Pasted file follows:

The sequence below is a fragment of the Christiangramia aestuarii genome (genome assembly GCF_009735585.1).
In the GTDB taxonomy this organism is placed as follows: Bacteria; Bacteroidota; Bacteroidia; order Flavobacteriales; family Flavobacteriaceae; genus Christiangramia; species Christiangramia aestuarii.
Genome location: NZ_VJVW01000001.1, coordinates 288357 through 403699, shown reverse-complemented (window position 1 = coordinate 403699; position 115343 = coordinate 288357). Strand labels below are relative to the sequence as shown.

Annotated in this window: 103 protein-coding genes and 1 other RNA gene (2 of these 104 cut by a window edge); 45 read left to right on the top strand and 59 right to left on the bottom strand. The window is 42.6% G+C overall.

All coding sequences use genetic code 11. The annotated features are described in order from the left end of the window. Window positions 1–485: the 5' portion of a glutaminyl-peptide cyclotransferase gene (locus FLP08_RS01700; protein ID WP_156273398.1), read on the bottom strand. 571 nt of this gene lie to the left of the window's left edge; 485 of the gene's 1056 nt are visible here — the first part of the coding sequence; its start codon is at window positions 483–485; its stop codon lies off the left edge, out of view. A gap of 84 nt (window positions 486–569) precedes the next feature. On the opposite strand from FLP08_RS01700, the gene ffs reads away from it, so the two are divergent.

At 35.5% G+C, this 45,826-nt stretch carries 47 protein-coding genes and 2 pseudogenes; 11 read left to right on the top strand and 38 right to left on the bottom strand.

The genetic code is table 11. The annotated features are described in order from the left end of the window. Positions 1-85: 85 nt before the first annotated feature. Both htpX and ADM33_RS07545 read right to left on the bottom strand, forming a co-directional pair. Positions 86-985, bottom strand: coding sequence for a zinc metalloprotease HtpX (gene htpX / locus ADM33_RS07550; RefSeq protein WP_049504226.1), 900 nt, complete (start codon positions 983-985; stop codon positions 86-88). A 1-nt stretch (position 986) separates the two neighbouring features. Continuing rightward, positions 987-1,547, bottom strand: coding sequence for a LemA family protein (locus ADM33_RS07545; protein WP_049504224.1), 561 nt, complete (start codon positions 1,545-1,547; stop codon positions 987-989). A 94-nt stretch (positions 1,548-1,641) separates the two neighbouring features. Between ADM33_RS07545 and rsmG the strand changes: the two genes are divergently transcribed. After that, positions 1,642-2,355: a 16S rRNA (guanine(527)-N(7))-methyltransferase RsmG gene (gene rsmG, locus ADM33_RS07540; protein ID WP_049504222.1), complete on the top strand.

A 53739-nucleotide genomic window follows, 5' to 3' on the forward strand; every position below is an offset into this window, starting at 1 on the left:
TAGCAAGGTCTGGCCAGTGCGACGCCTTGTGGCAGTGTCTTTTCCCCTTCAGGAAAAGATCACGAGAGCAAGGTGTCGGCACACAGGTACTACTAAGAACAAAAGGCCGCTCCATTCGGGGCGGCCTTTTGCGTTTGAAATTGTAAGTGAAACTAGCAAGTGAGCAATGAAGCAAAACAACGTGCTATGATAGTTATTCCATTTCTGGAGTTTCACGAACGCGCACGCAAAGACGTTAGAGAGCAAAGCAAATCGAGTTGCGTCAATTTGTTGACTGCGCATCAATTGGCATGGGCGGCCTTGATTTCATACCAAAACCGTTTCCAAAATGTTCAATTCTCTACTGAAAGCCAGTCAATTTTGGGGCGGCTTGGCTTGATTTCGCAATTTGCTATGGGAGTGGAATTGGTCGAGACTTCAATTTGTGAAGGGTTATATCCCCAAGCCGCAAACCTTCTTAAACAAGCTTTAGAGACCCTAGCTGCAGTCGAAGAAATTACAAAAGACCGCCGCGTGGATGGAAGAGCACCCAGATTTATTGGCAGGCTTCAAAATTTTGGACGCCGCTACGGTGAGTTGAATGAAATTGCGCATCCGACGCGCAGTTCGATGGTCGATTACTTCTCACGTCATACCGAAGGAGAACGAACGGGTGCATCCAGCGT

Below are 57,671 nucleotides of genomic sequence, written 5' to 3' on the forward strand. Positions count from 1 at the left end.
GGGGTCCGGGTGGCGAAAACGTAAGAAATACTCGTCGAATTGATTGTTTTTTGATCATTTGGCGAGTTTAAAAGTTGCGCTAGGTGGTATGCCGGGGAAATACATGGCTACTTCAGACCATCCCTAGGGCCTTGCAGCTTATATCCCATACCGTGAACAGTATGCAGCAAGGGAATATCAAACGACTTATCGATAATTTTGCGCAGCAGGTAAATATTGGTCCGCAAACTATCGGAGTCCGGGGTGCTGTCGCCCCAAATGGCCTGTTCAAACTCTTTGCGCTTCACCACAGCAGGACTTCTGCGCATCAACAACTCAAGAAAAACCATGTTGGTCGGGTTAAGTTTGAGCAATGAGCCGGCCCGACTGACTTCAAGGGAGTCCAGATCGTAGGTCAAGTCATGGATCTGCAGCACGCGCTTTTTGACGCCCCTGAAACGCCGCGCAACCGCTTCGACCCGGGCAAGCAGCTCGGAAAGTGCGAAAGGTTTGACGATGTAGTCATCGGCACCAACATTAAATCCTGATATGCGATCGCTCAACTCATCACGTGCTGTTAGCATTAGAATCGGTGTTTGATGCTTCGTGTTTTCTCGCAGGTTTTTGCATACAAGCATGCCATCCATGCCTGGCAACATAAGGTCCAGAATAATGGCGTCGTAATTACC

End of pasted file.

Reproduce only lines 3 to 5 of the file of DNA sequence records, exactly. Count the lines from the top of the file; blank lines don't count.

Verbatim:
Genome location: NZ_VJVW01000001.1, coordinates 288357 through 403699, shown reverse-complemented (window position 1 = coordinate 403699; position 115343 = coordinate 288357). Strand labels below are relative to the sequence as shown.

Annotated in this window: 103 protein-coding genes and 1 other RNA gene (2 of these 104 cut by a window edge); 45 read left to right on the top strand and 59 right to left on the bottom strand. The window is 42.6% G+C overall.

All coding sequences use genetic code 11. The annotated features are described in order from the left end of the window. Window positions 1–485: the 5' portion of a glutaminyl-peptide cyclotransferase gene (locus FLP08_RS01700; protein ID WP_156273398.1), read on the bottom strand. 571 nt of this gene lie to the left of the window's left edge; 485 of the gene's 1056 nt are visible here — the first part of the coding sequence; its start codon is at window positions 483–485; its stop codon lies off the left edge, out of view. A gap of 84 nt (window positions 486–569) precedes the next feature. On the opposite strand from FLP08_RS01700, the gene ffs reads away from it, so the two are divergent.